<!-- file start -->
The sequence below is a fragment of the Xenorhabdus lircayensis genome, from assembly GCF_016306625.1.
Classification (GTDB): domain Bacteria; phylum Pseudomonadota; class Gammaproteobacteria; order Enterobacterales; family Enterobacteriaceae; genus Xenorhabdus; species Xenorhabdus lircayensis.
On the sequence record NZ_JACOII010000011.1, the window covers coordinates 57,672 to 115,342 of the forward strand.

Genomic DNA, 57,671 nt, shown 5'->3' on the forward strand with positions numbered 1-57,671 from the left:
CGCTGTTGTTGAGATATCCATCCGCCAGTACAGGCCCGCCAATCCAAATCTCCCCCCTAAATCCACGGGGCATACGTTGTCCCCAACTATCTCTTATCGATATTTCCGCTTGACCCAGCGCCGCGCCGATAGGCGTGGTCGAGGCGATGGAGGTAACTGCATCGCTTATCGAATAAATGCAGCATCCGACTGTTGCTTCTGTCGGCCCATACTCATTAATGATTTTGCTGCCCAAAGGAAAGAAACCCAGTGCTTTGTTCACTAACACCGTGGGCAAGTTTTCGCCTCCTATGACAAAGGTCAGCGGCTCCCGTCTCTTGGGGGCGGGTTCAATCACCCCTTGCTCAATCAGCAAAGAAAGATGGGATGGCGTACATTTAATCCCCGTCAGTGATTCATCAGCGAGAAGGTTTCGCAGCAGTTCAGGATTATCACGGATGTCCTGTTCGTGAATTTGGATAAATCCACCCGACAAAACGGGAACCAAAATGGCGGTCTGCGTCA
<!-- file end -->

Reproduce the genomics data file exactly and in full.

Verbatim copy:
The sequence below is a fragment of the Xenorhabdus lircayensis genome, from assembly GCF_016306625.1.
Classification (GTDB): domain Bacteria; phylum Pseudomonadota; class Gammaproteobacteria; order Enterobacterales; family Enterobacteriaceae; genus Xenorhabdus; species Xenorhabdus lircayensis.
On the sequence record NZ_JACOII010000011.1, the window covers coordinates 57,672 to 115,342 of the forward strand.

Genomic DNA, 57,671 nt, shown 5'->3' on the forward strand with positions numbered 1-57,671 from the left:
CGCTGTTGTTGAGATATCCATCCGCCAGTACAGGCCCGCCAATCCAAATCTCCCCCCTAAATCCACGGGGCATACGTTGTCCCCAACTATCTCTTATCGATATTTCCGCTTGACCCAGCGCCGCGCCGATAGGCGTGGTCGAGGCGATGGAGGTAACTGCATCGCTTATCGAATAAATGCAGCATCCGACTGTTGCTTCTGTCGGCCCATACTCATTAATGATTTTGCTGCCCAAAGGAAAGAAACCCAGTGCTTTGTTCACTAACACCGTGGGCAAGTTTTCGCCTCCTATGACAAAGGTCAGCGGCTCCCGTCTCTTGGGGGCGGGTTCAATCACCCCTTGCTCAATCAGCAAAGAAAGATGGGATGGCGTACATTTAATCCCCGTCAGTGATTCATCAGCGAGAAGGTTTCGCAGCAGTTCAGGATTATCACGGATGTCCTGTTCGTGAATTTGGATAAATCCACCCGACAAAACGGGAACCAAAATGGCGGTCTGCGTCA